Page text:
In the early 1980s, two of the authors of Principles of Business Forecasting, Robert Fildes and Keith Ord, were leaders in the movement to use experiments to determine which principles led to more accurate forecasts. The experiments show that forecasting methods today are capable of providing much more accurate forecasts that they were 50 years ago. This movement was a golden age for progress in forecasting. However, this knowledge has been not been widely adopted in business and government.

In recent years, Fildes and Ord have been concerned with ways of implementing new approaches. To my knowledge, Principles of Business Forecasting is the first textbook to include some of the new methods. It is aimed both at beginning forecasters and practitioners , so it also covers the basics. Despite the improvements in methodology, forecasting accuracy in business and government has been shown to be getting poorer. Much of the forecasting has been done by people who have no awareness of scientific forecasting methods. Principles of Business Forecasting is directed at that market.

Research by Kesten Green and I has found that forecasters have turned to "analytics" using "big data." That approach ignores all cumulative knowledge about forecasting methods. It also violates the Golden Rule of Forecasting and Occam's razor. In his 1972 paper "Alchemy in the Behavioral Sciences," Hillel Einhorn warned of the danger of relying on the computer. Hopefully, Ord, Fildes and Kourentzes's book will bring forecasting back to the basics and convince forecasters to use more accurate methods and principles. There is profit to be made.

J. Scott Armstrong, The Wharton School, University of Pennsylvania.

Scott Armstrong and Kesten Green are making a last call for help with their paper, "Forecasting methods and principles: Evidence-based checklists". They are ambitious for the paper: by the use of checklists, it is intended to make scientific forecasting accessible to all researchers, practitioners, clients, and other stakeholders who care about forecast accuracy.

Here is the abstract of the paper:

Problem: Few practitioners or academics use findings from nearly a century of experimental research that would allow them to substantially reduce forecast errors. In order to improve forecasting practice, this paper develops evidence-based guidance in a form that is easy for forecasters and decision-makers to access, understand, and use: checklists.
Methods: Meta-analyses of experimental research on forecasting were used to identify the principles and methods that lead to accurate out-of-sample forecasts. Cited authors were contacted to check that summaries of their research were correct. Checklists to help forecasters and their clients practice evidence-based forecasting were then developed from the research findings. Finally, appeals to identify errors of omission or commission in the analyses and summaries of research findings were sent to leading researchers.
Findings: Seventeen simple forecasting methods can between them be used to provide accurate forecasts for diverse problems. Knowledge on forecasting is summarized in the form of five checklists with guidance on the selection of the most suitable methods for the problem, and their implementation.
Originality: Three of the five checklists—addressing (1) evidence-based methods, (2) regression analysis, and (3) assessing uncertainty—are new. A fourth—the Golden Rule checklist—has been improved. The fifth—the Simple Forecasting checklist (Occam's Razor)—remains the same.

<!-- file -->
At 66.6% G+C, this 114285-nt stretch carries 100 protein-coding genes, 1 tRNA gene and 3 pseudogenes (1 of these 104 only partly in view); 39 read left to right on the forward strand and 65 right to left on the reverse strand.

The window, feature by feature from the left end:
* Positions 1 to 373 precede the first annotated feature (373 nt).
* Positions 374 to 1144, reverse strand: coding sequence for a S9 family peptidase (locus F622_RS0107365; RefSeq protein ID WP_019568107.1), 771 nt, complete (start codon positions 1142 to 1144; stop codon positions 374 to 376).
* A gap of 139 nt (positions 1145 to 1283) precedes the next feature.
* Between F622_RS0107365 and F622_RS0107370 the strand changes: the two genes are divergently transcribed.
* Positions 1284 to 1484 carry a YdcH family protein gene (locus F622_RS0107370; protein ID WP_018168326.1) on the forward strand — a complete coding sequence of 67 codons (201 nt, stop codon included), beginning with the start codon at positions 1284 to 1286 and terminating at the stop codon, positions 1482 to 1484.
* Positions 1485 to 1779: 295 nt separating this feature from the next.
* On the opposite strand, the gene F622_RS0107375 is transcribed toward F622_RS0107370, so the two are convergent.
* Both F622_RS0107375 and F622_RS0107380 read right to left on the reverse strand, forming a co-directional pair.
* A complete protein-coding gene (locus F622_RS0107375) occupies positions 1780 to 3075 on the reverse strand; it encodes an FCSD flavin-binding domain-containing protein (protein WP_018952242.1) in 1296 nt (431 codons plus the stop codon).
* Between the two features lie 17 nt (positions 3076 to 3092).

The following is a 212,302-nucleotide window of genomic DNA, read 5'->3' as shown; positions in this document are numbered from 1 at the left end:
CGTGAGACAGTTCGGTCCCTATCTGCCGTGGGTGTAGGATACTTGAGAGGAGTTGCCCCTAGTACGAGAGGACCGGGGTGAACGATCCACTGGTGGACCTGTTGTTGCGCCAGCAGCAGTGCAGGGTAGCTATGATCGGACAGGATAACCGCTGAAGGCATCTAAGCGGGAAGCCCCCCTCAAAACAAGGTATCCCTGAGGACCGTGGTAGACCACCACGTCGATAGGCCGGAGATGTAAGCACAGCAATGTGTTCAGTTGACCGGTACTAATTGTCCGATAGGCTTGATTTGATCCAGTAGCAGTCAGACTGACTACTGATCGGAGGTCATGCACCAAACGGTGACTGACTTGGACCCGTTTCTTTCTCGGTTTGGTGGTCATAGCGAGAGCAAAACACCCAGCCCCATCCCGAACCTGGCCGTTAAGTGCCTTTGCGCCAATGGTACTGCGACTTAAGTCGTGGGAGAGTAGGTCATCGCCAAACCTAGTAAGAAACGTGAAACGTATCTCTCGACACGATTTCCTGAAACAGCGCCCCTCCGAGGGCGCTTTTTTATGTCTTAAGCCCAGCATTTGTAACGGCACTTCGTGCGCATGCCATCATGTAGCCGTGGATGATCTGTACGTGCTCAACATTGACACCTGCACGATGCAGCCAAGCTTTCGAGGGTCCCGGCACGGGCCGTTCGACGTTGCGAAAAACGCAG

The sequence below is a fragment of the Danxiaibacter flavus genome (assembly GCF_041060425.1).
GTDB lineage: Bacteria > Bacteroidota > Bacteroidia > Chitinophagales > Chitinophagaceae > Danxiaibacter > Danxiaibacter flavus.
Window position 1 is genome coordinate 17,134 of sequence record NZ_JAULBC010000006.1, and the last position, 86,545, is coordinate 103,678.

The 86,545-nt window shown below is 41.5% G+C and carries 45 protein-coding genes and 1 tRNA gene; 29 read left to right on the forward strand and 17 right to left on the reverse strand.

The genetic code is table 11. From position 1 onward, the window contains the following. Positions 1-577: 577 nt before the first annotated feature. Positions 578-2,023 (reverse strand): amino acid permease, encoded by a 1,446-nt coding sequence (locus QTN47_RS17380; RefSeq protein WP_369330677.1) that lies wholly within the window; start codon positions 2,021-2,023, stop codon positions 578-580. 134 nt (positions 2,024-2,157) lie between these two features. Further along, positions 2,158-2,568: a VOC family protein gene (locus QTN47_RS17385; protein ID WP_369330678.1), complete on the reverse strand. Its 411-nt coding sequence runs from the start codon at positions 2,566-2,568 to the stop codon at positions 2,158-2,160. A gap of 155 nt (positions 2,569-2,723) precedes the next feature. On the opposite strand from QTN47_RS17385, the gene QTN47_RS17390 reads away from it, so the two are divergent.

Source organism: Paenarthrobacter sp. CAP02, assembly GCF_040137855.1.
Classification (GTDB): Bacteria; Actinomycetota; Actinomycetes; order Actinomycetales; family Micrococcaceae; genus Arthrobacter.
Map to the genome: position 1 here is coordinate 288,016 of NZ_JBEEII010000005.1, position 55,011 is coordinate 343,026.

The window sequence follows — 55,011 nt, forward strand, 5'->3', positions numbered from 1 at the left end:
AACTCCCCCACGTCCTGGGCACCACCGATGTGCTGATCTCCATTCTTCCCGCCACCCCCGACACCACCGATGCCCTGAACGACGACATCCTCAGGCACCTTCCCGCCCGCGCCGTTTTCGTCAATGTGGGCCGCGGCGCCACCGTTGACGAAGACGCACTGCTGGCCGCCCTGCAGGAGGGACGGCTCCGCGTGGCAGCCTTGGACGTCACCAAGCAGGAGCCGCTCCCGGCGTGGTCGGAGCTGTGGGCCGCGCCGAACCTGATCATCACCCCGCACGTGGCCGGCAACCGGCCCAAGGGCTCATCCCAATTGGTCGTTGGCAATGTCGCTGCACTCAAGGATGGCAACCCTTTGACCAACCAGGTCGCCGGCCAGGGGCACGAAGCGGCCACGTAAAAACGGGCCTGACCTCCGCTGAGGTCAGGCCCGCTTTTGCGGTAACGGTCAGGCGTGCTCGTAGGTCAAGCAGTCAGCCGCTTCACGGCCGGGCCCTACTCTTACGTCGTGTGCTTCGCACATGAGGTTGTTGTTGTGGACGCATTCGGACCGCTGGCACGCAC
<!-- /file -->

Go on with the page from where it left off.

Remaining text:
Usefulness: Forecasters can use the checklists as tools to reduce forecast errors—often by more than one-half—compared to those of forecasts from commonly used methods. Scientists can use the checklists to devise valid tests of the predictive validity of their hypotheses. Finally, clients and other interested parties can use the checklists to determine whether forecasts were derived using evidence-based procedures and can, therefore, be trusted.

Please send This email address is being protected from spambots. You need JavaScript enabled to view it. suggestions of evidence that the authors' may have missed (papers with relevant experimental evidence from tests of alternative methods), or mistakes they have made by Novermber 21 at the latest. The latest version of the working paper is available from ResearchGate, here.

The Unscaled Mean Bounded Relative Absolute Error (UMBRAE) is a new way to measure forecast errors proposed, and well supported in, Chen, Twycross, and Garibaldi (2017). "A new accuracy measure based on bounded relative error for time series forecasting". The new measure appears to be a promising alternative, and is certainly worthy of further comparative research. Some analysts may want to continue using the RAE until further testing is done. We suggest using both measures in the meantime.

We have added Ev Gardner's spreadsheet for damped trend exponential smoothing to the Software Page.

Don Miller and Dan Williams have recently re-posted spreadsheets and X-12 specifications that can be used to implement the seasonal damping method they proposed in "Shrinkage Estimators Of Time Series Seasonal Factors And Their Effect On Forecasting Accuracy," International Journal of Forecasting 19(4): 669-684, and "Damping seasonal factors: Shrinkage estimators for the X-12-ARIMA program," International Journal of Forecasting 20(4): 529-549.

Damping is needed to counteract excessive seasonal variation produced by classical decomposition and X-12, which is an artifact of the random noise in the data.These articles show that a small but significant reduction in forecast error is obtained when using seasonal damping. The benefit is more pronounced when seasonal factors are determined through Classical Decomposition, but remains significant when X-12 is used.

The spreadsheet software for seasonal factor damping is available from the Software Page.